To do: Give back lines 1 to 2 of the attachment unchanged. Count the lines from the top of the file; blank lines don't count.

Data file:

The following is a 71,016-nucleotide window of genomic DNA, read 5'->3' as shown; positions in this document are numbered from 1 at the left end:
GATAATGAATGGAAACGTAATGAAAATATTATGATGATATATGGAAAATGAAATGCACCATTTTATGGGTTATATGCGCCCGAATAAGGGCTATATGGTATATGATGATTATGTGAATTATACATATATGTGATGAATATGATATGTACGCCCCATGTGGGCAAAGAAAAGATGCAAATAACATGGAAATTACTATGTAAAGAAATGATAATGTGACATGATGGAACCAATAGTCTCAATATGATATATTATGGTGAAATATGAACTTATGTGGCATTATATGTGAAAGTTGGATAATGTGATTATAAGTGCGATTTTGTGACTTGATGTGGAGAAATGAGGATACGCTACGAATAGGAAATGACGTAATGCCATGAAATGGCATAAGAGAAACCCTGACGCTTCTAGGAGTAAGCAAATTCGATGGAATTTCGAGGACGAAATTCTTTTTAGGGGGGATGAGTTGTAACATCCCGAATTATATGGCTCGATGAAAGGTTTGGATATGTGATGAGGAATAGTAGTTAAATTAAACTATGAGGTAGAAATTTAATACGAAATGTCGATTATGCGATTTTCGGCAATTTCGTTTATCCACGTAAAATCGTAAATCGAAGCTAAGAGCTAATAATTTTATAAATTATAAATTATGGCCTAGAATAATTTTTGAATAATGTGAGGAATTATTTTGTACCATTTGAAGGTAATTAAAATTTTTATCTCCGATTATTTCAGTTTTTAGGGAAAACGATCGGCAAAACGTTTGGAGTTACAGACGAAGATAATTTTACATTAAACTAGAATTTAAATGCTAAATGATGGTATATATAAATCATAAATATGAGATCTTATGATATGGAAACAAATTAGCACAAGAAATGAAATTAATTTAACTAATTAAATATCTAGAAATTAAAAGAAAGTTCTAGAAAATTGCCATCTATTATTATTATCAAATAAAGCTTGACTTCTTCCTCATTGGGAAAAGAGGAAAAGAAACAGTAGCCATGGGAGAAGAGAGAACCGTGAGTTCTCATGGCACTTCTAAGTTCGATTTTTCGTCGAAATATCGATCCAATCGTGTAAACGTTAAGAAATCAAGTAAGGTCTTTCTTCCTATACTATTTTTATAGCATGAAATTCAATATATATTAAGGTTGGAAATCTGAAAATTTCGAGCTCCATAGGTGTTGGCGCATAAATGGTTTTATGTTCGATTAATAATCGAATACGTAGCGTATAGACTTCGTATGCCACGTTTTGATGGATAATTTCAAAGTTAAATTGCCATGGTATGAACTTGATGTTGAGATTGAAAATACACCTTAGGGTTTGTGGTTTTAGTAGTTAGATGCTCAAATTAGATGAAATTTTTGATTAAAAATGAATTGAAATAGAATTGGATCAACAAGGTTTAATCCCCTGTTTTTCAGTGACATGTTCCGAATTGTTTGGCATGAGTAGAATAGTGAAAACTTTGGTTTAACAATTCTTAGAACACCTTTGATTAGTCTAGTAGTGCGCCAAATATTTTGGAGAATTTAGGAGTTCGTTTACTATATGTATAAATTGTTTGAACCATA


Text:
The following is a 71,016-nucleotide window of genomic DNA, read 5'->3' as shown; positions in this document are numbered from 1 at the left end:
GATAATGAATGGAAACGTAATGAAAATATTATGATGATATATGGAAAATGAAATGCACCATTTTATGGGTTATATGCGCCCGAATAAGGGCTATATGGTATATGATGATTATGTGAATTATACATATATGTGATGAATATGATATGTACGCCCCATGTGGGCAAAGAAAAGATGCAAATAACATGGAAATTACTATGTAAAGAAATGATAATGTGACATGATGGAACCAATAGTCTCAATATGATATATTATGGTGAAATATGAACTTATGTGGCATTATATGTGAAAGTTGGATAATGTGATTATAAGTGCGATTTTGTGACTTGATGTGGAGAAATGAGGATACGCTACGAATAGGAAATGACGTAATGCCATGAAATGGCATAAGAGAAACCCTGACGCTTCTAGGAGTAAGCAAATTCGATGGAATTTCGAGGACGAAATTCTTTTTAGGGGGGATGAGTTGTAACATCCCGAATTATATGGCTCGATGAAAGGTTTGGATATGTGATGAGGAATAGTAGTTAAATTAAACTATGAGGTAGAAATTTAATACGAAATGTCGATTATGCGATTTTCGGCAATTTCGTTTATCCACGTAAAATCGTAAATCGAAGCTAAGAGCTAATAATTTTATAAATTATAAATTATGGCCTAGAATAATTTTTGAATAATGTGAGGAATTATTTTGTACCATTTGAAGGTAATTAAAATTTTTATCTCCGATTATTTCAGTTTTTAGGGAAAACGATCGGCAAAACGTTTGGAGTTACAGACGAAGATAATTTTACATTAAACTAGAATTTAAATGCTAAATGATGGTATATATAAATCATAAATATGAGATCTTATGATATGGAAACAAATTAGCACAAGAAATGAAATTAATTTAACTAATTAAATATCTAGAAATTAAAAGAAAGTTCTAGAAAATTGCCATCTATTATTATTATCAAATAAAGCTTGACTTCTTCCTCATTGGGAAAAGAGGAAAAGAAACAGTAGCCATGGGAGAAGAGAGAACCGTGAGTTCTCATGGCACTTCTAAGTTCGATTTTTCGTCGAAATATCGATCCAATCGTGTAAACGTTAAGAAATCAAGTAAGGTCTTTCTTCCTATACTATTTTTATAGCATGAAATTCAATATATATTAAGGTTGGAAATCTGAAAATTTCGAGCTCCATAGGTGTTGGCGCATAAATGGTTTTATGTTCGATTAATAATCGAATACGTAGCGTATAGACTTCGTATGCCACGTTTTGATGGATAATTTCAAAGTTAAATTGCCATGGTATGAACTTGATGTTGAGATTGAAAATACACCTTAGGGTTTGTGGTTTTAGTAGTTAGATGCTCAAATTAGATGAAATTTTTGATTAAAAATGAATTGAAATAGAATTGGATCAACAAGGTTTAATCCCCTGTTTTTCAGTGACATGTTCCGAATTGTTTGGCATGAGTAGAATAGTGAAAACTTTGGTTTAACAATTCTTAGAACACCTTTGATTAGTCTAGTAGTGCGCCAAATATTTTGGAGAATTTAGGAGTTCGTTTACTATATGTATAAATTGTTTGAACCATA